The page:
On my rejection of this brilliant advice, he remarked that the only other thing he could think of was that I should get married and have a large family, which might possibly advantage the nation and ultimately enrich the Kingdom of Heaven, though of such things no one could be quite sure. At any rate, he was certain that at present I was in practice neglecting my duty, whatever it might be, and in fact one of those cumberers of the earth who, he observed in the newspaper he took in and read when he had time, were “very happily named—the idle rich.”
“Which reminds me,” he added, “that the clothing-club finances are in a perfectly scandalous condition; in fact, it is £25 in debt, an amount that as the squire of the parish I consider it incumbent on you to make good, not as a charity but as an obligation.”
“Look here, my friend,” I said, ignoring all the rest, “will you answer me a plain question? Have you found marriage such a success that you consider it your duty to recommend it to others? And if you have, why have you not got the large family of which you speak?”
“Of course not,” he replied with his usual frankness. “Indeed, it is in many ways so disagreeable that I am convinced it must be right and for the good of all concerned. As regards the family I am sure I do not know, but Sarah never liked babies, which perhaps has something to do with it.”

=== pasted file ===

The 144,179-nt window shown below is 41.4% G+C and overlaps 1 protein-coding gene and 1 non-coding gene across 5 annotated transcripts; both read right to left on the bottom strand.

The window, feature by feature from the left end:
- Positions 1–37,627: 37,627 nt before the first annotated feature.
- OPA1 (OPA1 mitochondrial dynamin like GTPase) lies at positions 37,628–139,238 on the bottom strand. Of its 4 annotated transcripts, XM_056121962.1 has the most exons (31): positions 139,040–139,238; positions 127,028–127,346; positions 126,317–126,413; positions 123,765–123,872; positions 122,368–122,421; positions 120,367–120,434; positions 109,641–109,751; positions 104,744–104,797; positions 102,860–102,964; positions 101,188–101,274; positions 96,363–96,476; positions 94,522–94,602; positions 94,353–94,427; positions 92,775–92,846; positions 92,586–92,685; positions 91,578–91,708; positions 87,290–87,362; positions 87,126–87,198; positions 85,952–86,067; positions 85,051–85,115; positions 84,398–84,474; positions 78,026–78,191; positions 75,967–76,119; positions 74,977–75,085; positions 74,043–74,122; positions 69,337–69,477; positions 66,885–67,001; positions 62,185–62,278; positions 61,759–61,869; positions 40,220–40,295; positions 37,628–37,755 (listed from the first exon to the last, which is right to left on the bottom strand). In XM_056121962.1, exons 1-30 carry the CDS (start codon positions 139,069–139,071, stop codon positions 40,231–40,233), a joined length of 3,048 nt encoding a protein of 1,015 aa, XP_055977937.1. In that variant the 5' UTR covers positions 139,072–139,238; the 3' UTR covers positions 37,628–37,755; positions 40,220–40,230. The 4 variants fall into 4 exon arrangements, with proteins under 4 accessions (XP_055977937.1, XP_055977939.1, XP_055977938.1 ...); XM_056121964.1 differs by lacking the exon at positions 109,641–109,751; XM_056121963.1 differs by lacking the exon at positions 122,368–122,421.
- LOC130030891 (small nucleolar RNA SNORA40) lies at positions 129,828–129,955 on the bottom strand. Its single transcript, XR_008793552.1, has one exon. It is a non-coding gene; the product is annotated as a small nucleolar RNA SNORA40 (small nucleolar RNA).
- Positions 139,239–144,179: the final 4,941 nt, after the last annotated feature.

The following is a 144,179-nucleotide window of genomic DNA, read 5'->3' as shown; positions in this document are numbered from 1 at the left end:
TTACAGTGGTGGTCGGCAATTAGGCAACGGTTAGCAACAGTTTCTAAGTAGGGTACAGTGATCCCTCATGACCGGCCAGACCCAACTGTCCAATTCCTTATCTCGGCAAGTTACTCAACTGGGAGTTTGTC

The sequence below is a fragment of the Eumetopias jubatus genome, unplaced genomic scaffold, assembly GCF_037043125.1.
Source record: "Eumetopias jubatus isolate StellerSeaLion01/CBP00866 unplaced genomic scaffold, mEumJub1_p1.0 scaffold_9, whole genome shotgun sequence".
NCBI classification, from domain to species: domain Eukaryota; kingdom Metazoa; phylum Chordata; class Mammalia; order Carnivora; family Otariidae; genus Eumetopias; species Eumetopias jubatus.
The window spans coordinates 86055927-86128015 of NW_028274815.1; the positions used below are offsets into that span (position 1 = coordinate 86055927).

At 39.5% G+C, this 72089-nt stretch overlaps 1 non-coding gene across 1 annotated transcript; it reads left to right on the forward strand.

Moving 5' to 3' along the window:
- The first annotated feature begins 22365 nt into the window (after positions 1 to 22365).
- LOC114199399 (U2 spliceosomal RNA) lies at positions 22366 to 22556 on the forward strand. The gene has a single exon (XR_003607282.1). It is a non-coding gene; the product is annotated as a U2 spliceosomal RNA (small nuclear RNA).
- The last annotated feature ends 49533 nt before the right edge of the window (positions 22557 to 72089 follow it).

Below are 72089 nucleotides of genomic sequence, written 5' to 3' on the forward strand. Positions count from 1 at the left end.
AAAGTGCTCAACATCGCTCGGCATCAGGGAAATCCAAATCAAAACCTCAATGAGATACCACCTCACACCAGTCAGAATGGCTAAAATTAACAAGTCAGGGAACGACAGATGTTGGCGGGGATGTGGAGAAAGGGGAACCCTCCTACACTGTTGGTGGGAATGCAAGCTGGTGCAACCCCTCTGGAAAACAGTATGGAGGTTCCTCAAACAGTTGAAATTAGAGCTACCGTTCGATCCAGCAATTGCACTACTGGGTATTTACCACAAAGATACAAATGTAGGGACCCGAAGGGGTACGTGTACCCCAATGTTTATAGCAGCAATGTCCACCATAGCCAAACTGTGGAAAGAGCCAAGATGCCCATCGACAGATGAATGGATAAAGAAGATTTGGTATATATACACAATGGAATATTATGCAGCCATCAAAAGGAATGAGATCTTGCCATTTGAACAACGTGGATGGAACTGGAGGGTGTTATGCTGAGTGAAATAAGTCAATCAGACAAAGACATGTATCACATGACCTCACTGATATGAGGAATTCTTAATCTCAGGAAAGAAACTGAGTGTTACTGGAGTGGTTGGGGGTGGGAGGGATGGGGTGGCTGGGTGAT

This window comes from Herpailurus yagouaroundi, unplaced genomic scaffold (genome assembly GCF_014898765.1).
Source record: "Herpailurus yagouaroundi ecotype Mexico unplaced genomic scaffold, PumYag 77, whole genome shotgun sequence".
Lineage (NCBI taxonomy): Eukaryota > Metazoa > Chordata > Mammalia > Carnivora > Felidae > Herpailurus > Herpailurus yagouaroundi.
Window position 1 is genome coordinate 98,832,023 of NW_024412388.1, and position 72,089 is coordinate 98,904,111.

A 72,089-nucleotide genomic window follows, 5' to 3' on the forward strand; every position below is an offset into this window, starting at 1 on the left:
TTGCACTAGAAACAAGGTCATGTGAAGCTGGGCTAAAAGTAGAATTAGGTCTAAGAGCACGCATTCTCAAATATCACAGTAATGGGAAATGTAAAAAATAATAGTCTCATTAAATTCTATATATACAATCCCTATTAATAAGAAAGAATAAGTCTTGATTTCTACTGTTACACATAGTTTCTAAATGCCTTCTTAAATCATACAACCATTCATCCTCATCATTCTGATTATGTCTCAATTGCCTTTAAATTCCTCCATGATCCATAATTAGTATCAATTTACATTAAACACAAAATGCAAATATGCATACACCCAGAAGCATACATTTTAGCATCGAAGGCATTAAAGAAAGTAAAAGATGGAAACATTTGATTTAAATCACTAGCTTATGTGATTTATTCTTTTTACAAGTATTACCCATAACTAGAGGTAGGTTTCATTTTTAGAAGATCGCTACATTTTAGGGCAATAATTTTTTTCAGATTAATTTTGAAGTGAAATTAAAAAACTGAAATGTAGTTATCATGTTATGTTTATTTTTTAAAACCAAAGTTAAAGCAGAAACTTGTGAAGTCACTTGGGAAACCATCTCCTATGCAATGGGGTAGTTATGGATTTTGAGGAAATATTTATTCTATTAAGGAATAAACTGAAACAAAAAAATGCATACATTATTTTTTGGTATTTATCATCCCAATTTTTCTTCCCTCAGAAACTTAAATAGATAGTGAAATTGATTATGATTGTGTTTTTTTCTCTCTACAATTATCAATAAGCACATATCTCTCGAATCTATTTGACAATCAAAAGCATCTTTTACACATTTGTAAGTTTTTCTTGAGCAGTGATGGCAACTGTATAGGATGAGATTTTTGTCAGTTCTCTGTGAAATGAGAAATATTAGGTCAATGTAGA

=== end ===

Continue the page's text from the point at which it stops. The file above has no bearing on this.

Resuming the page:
Then he sighed, adding, “You see, Arbuthnot, we have to take things as we find them in this world and hope for a better.”
“Which is just what I am trying to do, you unilluminating old donkey!” I exclaimed, and left him there shaking his head over matters in general, but I think principally over Sarah.
By the way, I think that the villagers recognised this good lady’s vinegary nature. At least, they used to call her “Sour Sal.”
Now what Bastin had said about marriage stuck in my mind as his blundering remarks had a way of doing, perhaps because of the grain of honest truth with which they were often permeated. Probably in my position it was more or less my duty to marry. But here came the rub; I had never experienced any leanings that way. I was as much a man as others, more so than many are, perhaps, and I liked women, but at the same time they repelled me.
My old fastidiousness came in; to my taste there was always something wrong about them. While they attracted one part of my nature they revolted another part, and on the whole I preferred to do without their intimate society, rather than work violence to this second and higher part of me. Moreover, quite at the beginning of my career I had concluded from observation that a man gets on better in life alone, rather than with another to drag at his side, or by whom perhaps he must be dragged. Still true marriage, such as most men and some women have dreamed of in their youth, had always been one of my ideals; indeed it was on and around this vision that I wrote that first book of mine which was so successful. Since I knew this to be unattainable in our imperfect conditions, however, notwithstanding Bastin’s strictures, again I dismissed the whole matter from my mind as a vain imagination.